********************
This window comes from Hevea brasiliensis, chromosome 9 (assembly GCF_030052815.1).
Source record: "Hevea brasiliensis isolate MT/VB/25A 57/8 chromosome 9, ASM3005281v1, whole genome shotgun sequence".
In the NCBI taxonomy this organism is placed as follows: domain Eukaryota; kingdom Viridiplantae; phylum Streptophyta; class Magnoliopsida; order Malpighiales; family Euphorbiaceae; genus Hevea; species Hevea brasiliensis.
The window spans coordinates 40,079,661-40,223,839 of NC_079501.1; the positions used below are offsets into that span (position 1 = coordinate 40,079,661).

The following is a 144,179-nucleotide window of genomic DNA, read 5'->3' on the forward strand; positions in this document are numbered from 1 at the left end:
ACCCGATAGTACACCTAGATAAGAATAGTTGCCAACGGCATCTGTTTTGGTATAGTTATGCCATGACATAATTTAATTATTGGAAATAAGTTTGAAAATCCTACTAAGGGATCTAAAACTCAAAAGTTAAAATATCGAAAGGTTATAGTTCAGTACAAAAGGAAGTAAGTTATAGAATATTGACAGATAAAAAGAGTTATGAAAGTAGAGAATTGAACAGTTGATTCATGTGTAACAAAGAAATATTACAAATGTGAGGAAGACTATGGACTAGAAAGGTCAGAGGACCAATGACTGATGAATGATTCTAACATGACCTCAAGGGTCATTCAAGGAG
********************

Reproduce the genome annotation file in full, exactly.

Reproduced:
This window comes from Hevea brasiliensis, chromosome 9 (assembly GCF_030052815.1).
Source record: "Hevea brasiliensis isolate MT/VB/25A 57/8 chromosome 9, ASM3005281v1, whole genome shotgun sequence".
In the NCBI taxonomy this organism is placed as follows: domain Eukaryota; kingdom Viridiplantae; phylum Streptophyta; class Magnoliopsida; order Malpighiales; family Euphorbiaceae; genus Hevea; species Hevea brasiliensis.
The window spans coordinates 40,079,661-40,223,839 of NC_079501.1; the positions used below are offsets into that span (position 1 = coordinate 40,079,661).

The following is a 144,179-nucleotide window of genomic DNA, read 5'->3' on the forward strand; positions in this document are numbered from 1 at the left end:
ACCCGATAGTACACCTAGATAAGAATAGTTGCCAACGGCATCTGTTTTGGTATAGTTATGCCATGACATAATTTAATTATTGGAAATAAGTTTGAAAATCCTACTAAGGGATCTAAAACTCAAAAGTTAAAATATCGAAAGGTTATAGTTCAGTACAAAAGGAAGTAAGTTATAGAATATTGACAGATAAAAAGAGTTATGAAAGTAGAGAATTGAACAGTTGATTCATGTGTAACAAAGAAATATTACAAATGTGAGGAAGACTATGGACTAGAAAGGTCAGAGGACCAATGACTGATGAATGATTCTAACATGACCTCAAGGGTCATTCAAGGAG